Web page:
– A Statutory Declaration of Mr Amos;
– An email from Supercars Technical recording the measured valve lift in a number of cylinders;
– Photographs of an example of valve lift measurement using a Mitutoyo 543-492B digital instrument;
– A table of measured valve lift in multiple cylinders in the Q Engine on various dates;
– A detailed report from Dr Frank Grigg OAM from Forensic Engineering Consulting Pty Ltd dated 8 November 2019 which spoke to the likely accuracy of the Mitutoyo 432-492B indicator.
In summary, DJRTP’s contentions were that:
– The inlet and exhaust valve lift is regularly checked by Supercars Technical personnel. Indeed, the valve lift on the DJRTP’s engines had been checked approximately 10 times this season, including on the Q Engine, with no issue observed. Because the checking of the valve lift was an expected process, it can be inferred that DJRTP would not have deliberately used an engine with that lift exceeded;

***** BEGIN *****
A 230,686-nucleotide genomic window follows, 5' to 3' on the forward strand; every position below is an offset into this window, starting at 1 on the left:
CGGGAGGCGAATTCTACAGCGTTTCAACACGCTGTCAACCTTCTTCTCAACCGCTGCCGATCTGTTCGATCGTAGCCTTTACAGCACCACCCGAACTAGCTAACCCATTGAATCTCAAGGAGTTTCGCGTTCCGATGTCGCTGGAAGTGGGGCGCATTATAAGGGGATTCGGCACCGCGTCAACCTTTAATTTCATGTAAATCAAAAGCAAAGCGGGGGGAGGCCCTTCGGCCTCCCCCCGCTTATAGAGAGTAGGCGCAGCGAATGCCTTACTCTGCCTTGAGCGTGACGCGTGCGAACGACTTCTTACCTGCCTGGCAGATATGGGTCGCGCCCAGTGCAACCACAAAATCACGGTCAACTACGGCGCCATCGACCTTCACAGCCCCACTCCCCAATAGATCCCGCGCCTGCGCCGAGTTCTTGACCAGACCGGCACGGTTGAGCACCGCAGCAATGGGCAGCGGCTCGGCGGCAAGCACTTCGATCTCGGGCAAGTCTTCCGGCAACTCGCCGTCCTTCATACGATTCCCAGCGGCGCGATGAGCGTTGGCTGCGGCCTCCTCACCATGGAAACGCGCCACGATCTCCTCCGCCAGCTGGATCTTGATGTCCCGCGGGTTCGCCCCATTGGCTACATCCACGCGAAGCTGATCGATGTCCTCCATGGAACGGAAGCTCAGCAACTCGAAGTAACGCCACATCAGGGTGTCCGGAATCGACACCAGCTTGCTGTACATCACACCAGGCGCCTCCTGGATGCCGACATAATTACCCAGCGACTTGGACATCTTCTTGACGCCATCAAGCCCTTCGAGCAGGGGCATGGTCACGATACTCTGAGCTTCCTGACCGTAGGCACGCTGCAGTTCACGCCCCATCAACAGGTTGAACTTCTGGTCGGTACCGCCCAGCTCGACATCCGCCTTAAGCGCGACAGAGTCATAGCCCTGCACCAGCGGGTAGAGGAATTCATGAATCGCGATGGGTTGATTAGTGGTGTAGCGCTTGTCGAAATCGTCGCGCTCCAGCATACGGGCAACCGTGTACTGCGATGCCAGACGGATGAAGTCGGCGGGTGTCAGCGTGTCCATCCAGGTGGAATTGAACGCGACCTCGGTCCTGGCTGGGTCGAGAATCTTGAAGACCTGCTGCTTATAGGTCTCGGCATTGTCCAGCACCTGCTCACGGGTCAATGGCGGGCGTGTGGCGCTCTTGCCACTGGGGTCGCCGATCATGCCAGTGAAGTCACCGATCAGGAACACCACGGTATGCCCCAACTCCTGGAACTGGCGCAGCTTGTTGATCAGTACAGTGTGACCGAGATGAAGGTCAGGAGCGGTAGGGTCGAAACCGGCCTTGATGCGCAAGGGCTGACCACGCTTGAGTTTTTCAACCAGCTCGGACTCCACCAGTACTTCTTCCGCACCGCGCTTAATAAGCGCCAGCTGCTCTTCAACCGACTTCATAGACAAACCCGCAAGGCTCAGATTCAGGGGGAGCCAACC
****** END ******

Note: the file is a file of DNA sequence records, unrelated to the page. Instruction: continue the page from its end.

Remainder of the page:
– An in-engine check of valve lift is commonly performed at Events and is a straightforward process, particularly on cylinders 1 and 5 which are at the front of the engine and easily accessible. Of the inlet valve lift exceedances, two of the cylinders were 1 and 5. Again, because it could be anticipated that the valve lift in cylinders 1 and 5 would be checked, it can be inferred that it is unlikely that DJRTP would have knowingly allowed the valve lift in those cylinders to be exceeded;
– The build sheet for the Q Engine demonstrates that the valve lift had been measured as within spec before the Bathurst Event;
– Because the ESD prescribes a procedure for measuring valve lift, the issue is not a simple question of the valve lift measurement but rather it is the measurement using that specific procedure;